Kieran Hodgson wrote and stars in Prince Andrew: The Musical (Picture: Channel 4)
For all the seriousness of the allegations surrounding Prince Andrew – and let’s actually be serious for a moment, this is a man who was on our front page earlier this year after striking a deal with the woman accusing him of sexual assault – there was always something hilarious about his very public moment of hubris.
The lack of sweat, the visits to Pizza Express, the ‘straightforward shooting weekend’ – his infamous interview with Emily Maitlis was so bad it was good.
Good enough to be the starting point for a satirical musical? Well, writer and lead Kieran Hodgson certainly thinks so, and Prince Andrew The Musical’s opening showtune I Nailed It – a brilliantly funny duet with Maitlis (Emma Sidi) – hits all the comedy straps immediately.
From there, we witness a pantomime of Prince Andrew’s life until that fateful interview. Interspersed with archive footage, the narrative goes back to Andrew’s time as a self-styled action hero in the Falklands War.
‘Without my chopper and my joystick we’d have faced defeat’ Hodgson sings, with a knowing wink so huge he may well have pulled a muscle in his face.
The songs and choreography in these sections are good enough, but the whole enterprise begins to feel like a good five-minute sketch stretched to breaking point.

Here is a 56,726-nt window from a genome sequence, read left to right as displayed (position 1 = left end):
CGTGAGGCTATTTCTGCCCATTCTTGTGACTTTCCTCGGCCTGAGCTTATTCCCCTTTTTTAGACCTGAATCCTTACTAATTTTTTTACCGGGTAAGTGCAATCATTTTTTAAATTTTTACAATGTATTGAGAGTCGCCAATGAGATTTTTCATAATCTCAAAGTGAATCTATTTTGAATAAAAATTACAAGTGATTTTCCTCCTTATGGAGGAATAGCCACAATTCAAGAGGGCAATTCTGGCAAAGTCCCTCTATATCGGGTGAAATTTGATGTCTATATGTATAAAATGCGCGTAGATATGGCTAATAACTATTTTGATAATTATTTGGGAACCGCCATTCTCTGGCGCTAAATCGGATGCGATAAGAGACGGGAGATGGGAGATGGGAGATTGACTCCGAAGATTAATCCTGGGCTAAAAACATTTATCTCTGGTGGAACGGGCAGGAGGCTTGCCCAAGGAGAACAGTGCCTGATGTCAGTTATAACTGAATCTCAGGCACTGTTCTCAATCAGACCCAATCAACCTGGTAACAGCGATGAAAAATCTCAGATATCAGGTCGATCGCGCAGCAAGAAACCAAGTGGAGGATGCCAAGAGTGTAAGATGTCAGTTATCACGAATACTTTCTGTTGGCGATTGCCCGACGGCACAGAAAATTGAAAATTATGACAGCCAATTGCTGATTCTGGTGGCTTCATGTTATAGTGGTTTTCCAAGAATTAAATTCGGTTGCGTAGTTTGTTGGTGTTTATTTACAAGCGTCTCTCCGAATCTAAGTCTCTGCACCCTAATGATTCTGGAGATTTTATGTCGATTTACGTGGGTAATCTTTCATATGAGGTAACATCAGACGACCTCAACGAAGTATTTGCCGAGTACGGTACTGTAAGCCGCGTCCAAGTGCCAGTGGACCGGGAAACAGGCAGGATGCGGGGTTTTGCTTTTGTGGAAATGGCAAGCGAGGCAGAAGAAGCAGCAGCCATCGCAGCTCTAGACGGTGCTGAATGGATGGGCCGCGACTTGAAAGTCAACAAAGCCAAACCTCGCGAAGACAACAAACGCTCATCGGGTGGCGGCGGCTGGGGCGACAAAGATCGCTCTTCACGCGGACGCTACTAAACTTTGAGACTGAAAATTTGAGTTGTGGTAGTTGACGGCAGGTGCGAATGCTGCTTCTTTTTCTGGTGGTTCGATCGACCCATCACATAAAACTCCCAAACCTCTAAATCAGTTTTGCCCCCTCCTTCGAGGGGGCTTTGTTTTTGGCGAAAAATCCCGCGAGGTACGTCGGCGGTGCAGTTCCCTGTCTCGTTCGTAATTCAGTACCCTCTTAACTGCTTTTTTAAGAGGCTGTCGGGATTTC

Once you’ve got the joke, Prince Andrew The Musical becomes tiresome – more of a pastiche of musicals than of the former Duke of York himself.
In the end, of course, it’s impossible not to return to Epstein.
Munya Chawawa has a lot of fun as King Charles in Prince Andrew: The Musical (Picture: Channel 4)
Wisely, it’s approached by dealing with the royal family fallout, and Munya Chawawa has great fun as a quietly furious Prince Charles.
Andrew has a moment of remorse… and is then straight into a rousing finale in fully unapologetic majorette mode.
‘You subcontracted your disgrace to minor royals like me,’ he roars in Always Going To Need An Andrew.
It is the only point where any kind of thoughtful comment is tentatively approached; the rest of the time this is throwaway stuff purporting to be daring, but unable to fully commit to its indictment of privilege and consequence.
Prince Andrew: The Musical airs Thursday December 27 at 9pm on Channel 4.
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Just about, briefly.